I disagree with Elise about gay marriage, but she's spot on with regards to polygamy being next, and who knows who will want to be next in line. Eventually, people will wake up and realize they blew it and we'll pass a marriage amendment. I don't like the idea, but I think there will be little choice.

Grim said...

Old Soldier,

You're probably familiar with the argument I sometimes make about the Old Testament, for example the Book of Joshua. There we are told that God commanded the killing of women and children, and the extermination of whole peoples. "You shall not leave alive anything that breathes," is one command.

I have grave suspicion that the Jewish religious class in those days manipulated their position for their own benefit, and to curry favor with the kings by claiming the mantle of divine authority where it was not warranted. Indeed, we know from the Bible that this happened sometimes, because Jesus spends a lot of time chiding the Jewish religious classes for their self-interested manipulation of their position as God's spokesmen. This is the point of the thrashing of the moneychangers, for example.

Nor is this the only such example; the Book of Ezekiel is also devoted to God's vengeance on occasion when the priests and the people had gone badly astray. Even today, we frequently see a certain amount of perfidy flying under the flag of religious doctrines.

The question is whether the several prohibitions in Leviticus and Deuteronomy are of that type, or if they are reliable. In general the rule I would use is to ask if there is some advantage to the priests to be had from the rule; if not, then it is more likely that they are faithfully conveying the tradition, and less likely that they are manipulating it.

As you know, the Leviticus and Deuteronomy periods came at a time when there was intense competition from a nearby religion. The 600+ laws that arise from that time -- including things like a prohibition against eating shellfish, which is another thing described as an abomination -- strike me as methods for the priests to control the people, more than things that God likely honestly passed to us. The intimate nature of the things controlled gave the religious authorities license to pry into the workings of every household on the most intimate terms.

In addition, I am suspicious of the rules from that period because the dietary rules seem to violate a more basic feature of creation:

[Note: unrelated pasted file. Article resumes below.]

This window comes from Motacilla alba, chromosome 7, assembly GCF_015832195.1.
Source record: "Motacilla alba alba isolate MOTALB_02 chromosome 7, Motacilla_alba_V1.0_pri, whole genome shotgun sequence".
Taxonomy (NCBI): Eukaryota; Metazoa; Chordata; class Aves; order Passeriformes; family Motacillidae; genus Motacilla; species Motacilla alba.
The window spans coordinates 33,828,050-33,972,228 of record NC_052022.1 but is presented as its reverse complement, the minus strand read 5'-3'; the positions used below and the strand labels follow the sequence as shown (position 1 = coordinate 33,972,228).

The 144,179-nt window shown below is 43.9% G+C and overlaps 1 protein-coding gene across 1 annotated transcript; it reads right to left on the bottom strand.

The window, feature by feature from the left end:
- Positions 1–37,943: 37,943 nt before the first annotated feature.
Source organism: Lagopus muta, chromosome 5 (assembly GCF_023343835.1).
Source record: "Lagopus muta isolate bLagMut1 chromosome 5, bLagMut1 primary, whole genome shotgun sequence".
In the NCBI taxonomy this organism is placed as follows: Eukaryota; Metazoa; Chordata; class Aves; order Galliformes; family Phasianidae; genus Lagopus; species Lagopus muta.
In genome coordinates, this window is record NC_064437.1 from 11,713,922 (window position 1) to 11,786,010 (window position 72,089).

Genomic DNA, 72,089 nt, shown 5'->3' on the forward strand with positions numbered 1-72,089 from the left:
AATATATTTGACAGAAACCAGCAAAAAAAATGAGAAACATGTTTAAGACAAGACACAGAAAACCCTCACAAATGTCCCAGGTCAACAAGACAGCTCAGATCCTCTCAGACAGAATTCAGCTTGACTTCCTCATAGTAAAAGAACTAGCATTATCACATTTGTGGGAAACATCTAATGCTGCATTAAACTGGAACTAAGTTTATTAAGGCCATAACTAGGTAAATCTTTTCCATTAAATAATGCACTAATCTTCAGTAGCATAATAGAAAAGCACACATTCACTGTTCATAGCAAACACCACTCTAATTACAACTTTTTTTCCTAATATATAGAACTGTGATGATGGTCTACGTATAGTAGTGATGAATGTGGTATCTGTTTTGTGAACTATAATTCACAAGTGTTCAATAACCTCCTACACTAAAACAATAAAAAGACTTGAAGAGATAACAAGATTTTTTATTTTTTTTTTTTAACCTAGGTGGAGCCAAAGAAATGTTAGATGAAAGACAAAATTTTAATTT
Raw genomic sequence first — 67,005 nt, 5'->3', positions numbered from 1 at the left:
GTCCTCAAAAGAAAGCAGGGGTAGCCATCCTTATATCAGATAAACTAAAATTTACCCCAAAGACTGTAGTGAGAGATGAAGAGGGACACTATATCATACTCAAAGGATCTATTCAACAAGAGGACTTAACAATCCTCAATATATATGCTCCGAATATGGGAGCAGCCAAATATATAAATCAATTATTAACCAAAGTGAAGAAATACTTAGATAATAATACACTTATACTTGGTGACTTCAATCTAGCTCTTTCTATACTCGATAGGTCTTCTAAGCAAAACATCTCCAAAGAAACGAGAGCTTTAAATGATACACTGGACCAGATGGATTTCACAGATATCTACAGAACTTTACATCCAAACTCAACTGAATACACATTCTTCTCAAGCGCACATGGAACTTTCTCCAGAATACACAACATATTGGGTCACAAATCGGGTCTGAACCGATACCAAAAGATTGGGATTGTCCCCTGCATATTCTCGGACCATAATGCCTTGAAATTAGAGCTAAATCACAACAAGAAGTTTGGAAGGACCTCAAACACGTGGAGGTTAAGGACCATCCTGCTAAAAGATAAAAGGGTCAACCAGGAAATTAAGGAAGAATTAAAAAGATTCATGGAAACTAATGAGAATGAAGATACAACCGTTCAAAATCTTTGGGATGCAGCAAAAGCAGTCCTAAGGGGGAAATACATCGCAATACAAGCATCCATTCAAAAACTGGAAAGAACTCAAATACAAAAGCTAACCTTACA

"Then God said, “I give you every seed-bearing plant on the face of the whole earth and every tree that has fruit with seed in it. They will be yours for food. And to all the beasts of the earth and all the birds in the sky and all the creatures that move along the ground—everything that has the breath of life in it—I give every green plant for food.” And it was so.

The usual way of interpreting the distinction is that God said it; then He changed His mind; then He changed His mind again, with Christ's relief of the prohibitions from Leviticus, etc.

My mode of interpretation suggests that the Genesis quote -- because it offers no benefit to the ruling or religious class -- is more likely to be genuine than the Leviticus quote: and therefore God's mind 'did not change with the rising and setting of a few suns' (as Tolkien put it). The prohibition was always human, not divine, and Jesus' stripping it was thus not a change to God's law, but a restoration of the truth.

So the question would be: is there anything in the prohibition of homosexuality that would exist to benefit the priests and increase their power? Even if so, the law may be legitimate; but if so, we have reason to think carefully about whether it is really from God, or if it is instead from men pretending to speak with God's voice.

Grim said...

Douglas,

I meant to allow for that point in the original argument. When I wrote that "the problem wasn't that the argument might not be in some sense accurate," I meant to agree that it is accurate that we will go from the one thing to the other.

What I object to about the argument is that it follows the form: "If we allow murder, sooner or later people may sleep shamefully late in the mornings." It's not even a proper slippery slope argument, because with the first step you're already at the bottom of the slope. At that point, the ship has sailed on the whole sleeping-late thing.

Grim said...

All of which doesn't change the fact that Old Soldier may be right, and me wrong, about this being the bottom of the slope. If we get to the point that NAMBLA's claims are licensed, though, we will have left civilization behind; the law cannot license the slavery and sexual abuse of children. It will be our duty to pull down and destroy such a nation as we have then become, rather than to preserve it.

Dad29 said...

The idea that any two people should be free to marry is part and parcel of the idea that marriage is just a contract between two individuals, which exists for their pleasure and convenience and can be dissolved for the same reasons

That 'contract' theory was first espoused by Luther and is one of the evils of "positive law."

Dad29 said...

So the question would be: is there anything in the prohibition of homosexuality that would exist to benefit the priests and increase their power?

Maybe. But there is a difference between the dietary laws and the homosex prohibition. Dietary laws are 'process'. Homosex relations are of 'nature.'

Texan99 said...

I'm naturally drawn to the idea that marriage is best confined to situations that might theoretically produce children, but I always have to stop and consider the experience of my own clan.